From Philipp & Katherine: Onboarding into a new job can feel overwhelming and confusing. Never more so than during Covid-19. Typically new employees are handed thick folders of photocopied documents: the reimbursement policy, the (invariably outdated) org chart, the mission statement. They are given the basic set of information that is needed to navigate their new job, supposedly. But these documents don’t really capture how organizations work, how people talk to each other, or if it’s ok to email after hours (or not). Those are things we pick up by observing, and by asking questions, which is much easier when there are opportunities for informal conversations. A good onboarding process covers not only the required content, but it creates the connections that make it possible to feel like part of a team. We recently added a new member to our team, and she wrote a great post about the experience. We are sharing it here, because we think onboarding can be a powerful tool towards building healthy organizational cultures and we would love to start a conversation about how to do it well. Over to Michelle—and welcome to the team ;-)
Our current, awkward global situation (a.k.a. life-threatening crisis) has given me a wormhole through which I can rejoin the Media Lab, my intellectual home that I reluctantly left about 17.5 years ago. A few onboarding processes and tools have made my travels through that portal a little easier during my first week with the Digital Learning + Collaboration Studio or DLCS (which Avery Normandin and I, inspired by a quip from Dan Novy, read as “delicious”).
What and How
It’s more than a little weird to be starting a new job without leaving my house. Luckily for a newcomer like me, my group cares deeply about not just what we do and know, but how we do and know it, and that has eased my transition. This insight comes from a conversation with our group’s admin, Lori Ledford, who shared with me her theory that the group cares about the onboarding process because they conduct research on how people learn things. At heart, every good workplace is a learning environment, where we all teach one another, for better or worse, until we graduate onto other projects.
As one might expect of a group with the word “learning” in its name, I’m surrounded by epistemologists who turn their curious eyes on the workplace itself. Epistemologists study how we know what we know. (Note that DLCS’s ancestry includes the Epistemology & Learning group, so my use of the word is a nod to the history of the Media Lab.) My colleagues have documented how they know what they know. At a time when we’re not working face-to-face, unable to lean over to our desk neighbor for a quick answer or just to keep our ears open to absorb a new group’s common knowledge, being really explicit about how we as members of the Lab know what we know—and where to find things—is especially helpful.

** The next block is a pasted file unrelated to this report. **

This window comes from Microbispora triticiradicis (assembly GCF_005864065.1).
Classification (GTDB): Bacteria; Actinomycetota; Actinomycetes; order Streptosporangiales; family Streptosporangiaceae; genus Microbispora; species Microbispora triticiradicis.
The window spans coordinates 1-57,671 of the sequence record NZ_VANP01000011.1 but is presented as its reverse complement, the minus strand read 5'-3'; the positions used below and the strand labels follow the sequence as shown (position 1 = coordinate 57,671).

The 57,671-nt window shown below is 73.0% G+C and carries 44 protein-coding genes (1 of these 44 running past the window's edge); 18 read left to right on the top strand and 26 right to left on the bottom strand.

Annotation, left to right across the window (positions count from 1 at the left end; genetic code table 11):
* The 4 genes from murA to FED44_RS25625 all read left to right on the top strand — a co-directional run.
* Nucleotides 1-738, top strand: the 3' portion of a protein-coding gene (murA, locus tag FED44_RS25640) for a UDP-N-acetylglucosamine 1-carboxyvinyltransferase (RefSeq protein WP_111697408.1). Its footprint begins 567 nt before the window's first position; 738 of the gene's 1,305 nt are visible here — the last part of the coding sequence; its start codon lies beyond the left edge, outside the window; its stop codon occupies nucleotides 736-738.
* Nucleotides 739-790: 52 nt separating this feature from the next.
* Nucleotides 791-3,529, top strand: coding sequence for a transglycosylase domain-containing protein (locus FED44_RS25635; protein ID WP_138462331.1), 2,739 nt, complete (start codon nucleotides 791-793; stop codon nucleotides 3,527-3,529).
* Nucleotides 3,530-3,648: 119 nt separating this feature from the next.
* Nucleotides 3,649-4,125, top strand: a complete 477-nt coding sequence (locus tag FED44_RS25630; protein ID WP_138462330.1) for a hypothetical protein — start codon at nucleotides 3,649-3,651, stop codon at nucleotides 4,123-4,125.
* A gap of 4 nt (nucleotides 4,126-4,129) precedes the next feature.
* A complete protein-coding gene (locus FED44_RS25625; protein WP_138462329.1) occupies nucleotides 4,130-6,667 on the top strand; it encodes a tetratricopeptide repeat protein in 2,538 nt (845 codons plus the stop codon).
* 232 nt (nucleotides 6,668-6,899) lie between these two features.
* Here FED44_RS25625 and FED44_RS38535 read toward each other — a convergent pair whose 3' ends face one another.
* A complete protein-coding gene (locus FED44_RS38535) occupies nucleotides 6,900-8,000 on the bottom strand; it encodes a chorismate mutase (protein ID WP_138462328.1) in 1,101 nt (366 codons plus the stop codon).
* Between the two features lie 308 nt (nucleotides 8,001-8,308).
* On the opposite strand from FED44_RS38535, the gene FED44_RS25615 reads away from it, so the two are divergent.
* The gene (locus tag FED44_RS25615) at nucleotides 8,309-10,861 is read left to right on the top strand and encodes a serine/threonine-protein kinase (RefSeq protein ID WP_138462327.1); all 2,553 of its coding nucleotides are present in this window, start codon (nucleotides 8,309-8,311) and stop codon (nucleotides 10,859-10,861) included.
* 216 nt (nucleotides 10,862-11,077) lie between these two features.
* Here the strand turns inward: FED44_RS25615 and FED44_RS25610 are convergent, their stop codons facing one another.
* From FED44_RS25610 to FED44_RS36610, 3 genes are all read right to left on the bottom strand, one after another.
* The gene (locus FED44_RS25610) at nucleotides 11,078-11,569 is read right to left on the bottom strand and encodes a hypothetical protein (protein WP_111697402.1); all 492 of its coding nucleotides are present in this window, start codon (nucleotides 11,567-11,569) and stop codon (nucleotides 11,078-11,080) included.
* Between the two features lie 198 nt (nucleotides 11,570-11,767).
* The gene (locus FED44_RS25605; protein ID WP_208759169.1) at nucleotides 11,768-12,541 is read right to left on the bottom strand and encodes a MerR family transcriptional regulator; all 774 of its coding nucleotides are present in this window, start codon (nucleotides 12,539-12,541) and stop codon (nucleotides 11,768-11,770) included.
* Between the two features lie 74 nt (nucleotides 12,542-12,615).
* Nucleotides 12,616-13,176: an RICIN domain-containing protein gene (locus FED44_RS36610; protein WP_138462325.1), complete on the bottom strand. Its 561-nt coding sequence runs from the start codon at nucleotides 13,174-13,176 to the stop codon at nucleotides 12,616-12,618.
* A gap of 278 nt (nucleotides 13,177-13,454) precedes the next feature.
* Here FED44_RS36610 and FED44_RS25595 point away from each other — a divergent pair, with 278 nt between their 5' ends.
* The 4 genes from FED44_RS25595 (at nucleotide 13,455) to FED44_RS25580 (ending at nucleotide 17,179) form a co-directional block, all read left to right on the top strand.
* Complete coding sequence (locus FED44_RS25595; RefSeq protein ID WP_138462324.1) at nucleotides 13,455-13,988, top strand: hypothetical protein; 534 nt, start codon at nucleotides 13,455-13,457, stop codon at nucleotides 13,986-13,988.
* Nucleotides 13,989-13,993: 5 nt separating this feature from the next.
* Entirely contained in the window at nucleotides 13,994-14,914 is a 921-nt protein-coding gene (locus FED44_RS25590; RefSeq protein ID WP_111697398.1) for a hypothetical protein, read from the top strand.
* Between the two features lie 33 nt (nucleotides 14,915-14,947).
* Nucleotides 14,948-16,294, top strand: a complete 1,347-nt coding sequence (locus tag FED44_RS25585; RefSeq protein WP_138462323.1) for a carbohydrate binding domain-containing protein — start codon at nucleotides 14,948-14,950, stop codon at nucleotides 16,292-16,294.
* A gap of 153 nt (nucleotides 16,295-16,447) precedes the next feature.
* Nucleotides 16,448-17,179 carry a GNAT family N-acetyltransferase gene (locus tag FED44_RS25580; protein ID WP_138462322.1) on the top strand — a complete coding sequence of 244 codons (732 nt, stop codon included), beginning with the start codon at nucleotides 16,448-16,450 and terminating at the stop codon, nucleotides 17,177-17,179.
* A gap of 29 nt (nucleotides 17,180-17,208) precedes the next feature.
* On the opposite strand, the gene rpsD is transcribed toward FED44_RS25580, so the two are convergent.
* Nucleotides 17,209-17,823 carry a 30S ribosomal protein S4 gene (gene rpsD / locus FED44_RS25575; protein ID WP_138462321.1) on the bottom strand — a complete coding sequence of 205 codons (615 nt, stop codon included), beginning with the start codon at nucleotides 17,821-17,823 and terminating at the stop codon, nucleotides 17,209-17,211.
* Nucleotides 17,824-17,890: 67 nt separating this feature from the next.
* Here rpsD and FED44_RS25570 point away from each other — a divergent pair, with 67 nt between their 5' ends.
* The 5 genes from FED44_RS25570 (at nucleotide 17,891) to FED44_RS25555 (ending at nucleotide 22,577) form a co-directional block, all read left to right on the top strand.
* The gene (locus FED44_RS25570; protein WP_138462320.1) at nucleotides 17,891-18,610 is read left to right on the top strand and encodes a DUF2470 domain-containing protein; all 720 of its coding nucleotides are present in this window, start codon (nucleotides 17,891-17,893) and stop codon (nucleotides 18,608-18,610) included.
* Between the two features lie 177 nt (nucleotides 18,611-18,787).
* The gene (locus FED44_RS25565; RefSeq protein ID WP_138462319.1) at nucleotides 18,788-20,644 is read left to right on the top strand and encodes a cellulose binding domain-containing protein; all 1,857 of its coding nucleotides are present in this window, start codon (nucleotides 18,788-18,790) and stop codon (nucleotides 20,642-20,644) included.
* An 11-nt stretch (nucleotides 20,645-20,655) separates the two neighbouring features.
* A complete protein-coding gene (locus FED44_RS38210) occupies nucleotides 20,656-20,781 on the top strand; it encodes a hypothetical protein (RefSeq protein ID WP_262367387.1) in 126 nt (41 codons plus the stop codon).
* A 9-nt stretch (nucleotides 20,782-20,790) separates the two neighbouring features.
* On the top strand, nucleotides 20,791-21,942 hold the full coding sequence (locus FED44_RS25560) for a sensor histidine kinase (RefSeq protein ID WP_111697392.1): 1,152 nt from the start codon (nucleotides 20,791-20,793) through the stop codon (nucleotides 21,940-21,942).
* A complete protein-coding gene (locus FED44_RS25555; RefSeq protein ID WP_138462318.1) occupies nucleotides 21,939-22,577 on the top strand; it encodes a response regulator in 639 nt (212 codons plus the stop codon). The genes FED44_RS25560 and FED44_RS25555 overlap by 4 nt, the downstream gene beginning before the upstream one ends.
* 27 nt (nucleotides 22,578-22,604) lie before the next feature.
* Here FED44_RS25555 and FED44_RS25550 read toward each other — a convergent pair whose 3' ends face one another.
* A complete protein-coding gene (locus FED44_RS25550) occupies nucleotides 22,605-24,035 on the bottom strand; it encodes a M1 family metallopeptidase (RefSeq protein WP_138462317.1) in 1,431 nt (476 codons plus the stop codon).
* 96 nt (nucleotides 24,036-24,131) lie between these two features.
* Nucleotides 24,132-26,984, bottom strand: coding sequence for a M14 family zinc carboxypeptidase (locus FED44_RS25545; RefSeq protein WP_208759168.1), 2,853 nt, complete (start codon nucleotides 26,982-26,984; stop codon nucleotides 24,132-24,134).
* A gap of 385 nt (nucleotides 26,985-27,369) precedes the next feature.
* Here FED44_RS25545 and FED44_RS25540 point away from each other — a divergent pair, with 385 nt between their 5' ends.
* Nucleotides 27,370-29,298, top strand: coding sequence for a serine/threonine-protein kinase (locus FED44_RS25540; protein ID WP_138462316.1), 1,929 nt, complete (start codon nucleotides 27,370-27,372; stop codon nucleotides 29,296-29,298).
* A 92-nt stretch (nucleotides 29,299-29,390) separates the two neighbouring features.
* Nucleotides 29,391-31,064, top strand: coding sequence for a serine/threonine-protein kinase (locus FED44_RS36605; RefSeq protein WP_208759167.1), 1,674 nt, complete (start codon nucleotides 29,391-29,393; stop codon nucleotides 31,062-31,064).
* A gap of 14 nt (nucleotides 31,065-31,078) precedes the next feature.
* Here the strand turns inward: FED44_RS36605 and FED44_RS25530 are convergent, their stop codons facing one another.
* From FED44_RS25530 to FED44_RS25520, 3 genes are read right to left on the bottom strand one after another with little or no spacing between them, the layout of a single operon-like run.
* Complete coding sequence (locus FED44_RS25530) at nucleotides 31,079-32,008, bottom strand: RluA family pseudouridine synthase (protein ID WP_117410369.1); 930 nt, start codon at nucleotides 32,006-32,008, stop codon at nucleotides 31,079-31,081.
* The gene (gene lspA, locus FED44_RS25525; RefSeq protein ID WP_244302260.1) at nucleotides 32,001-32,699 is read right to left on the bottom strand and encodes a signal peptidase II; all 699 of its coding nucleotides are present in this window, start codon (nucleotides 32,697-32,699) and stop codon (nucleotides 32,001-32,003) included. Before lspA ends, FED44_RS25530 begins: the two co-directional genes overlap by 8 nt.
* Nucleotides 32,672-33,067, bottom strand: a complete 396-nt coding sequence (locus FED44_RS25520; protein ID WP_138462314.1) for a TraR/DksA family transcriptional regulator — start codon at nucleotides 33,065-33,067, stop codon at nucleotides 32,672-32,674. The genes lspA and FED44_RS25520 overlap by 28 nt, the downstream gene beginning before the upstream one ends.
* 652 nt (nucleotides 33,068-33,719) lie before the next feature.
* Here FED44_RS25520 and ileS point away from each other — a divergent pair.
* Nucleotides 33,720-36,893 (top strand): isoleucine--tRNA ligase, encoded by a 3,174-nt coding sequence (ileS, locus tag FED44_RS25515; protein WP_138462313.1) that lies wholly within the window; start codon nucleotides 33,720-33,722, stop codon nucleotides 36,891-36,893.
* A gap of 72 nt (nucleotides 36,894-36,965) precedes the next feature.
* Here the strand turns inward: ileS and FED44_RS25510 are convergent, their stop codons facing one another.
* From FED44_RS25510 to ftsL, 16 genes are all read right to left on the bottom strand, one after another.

So my group wrote it down. They wrote it ALL down.
I felt particularly welcomed by a tool that the group has used for a while: an onboarding template. It ensures that each new member of the group has gone through all the detailed steps to have access to the institutional knowledge the group shares. Providing such a thorough list welcomes new members with warmth and hospitality, and makes it less possible for a group to overlook a critical step that has unintentionally locked a new member out of its day-to-day operations. Arriving to a tidy, comprehensive list is like getting a hand-written note of local activities from a friendly innkeeper, who also placed a delicious chocolate mint on your freshly laundered pillowcase. “Aah! I could stay here a while,” I thought as I worked through the tasks my new colleagues had assembled.
Take a look at DLCS’s comprehensive template (accessible to all as as a Google doc, and also to the Media Lab community in its original form of Dropbox Paper) which we encourage you to adapt to your own group. We update it based on what’s appropriate for each new team member, and the best part is the final assignment at the bottom of the page:
[ ] Improve the onboarding checklist template to be ready for our next hire.
The list has contingencies. For example, one needs an mit.edu account before getting access to institute-wide licenses to software like Zoom and LastPass. I am tempted to structure this as a giant flowchart, but on the other hand I guess that each person’s experience will be unique, and I don’t want to dictate the learning path too much.
After signing up for different accounts and services, I began to lose track of all the different platforms and software we use and how to access each one. So I started a table in a new doc, the DLCS Software Tools Overview, with these properties listed for each platform:
- Log in using
- How / why / who on the team uses it
- Link(s) / Where to find it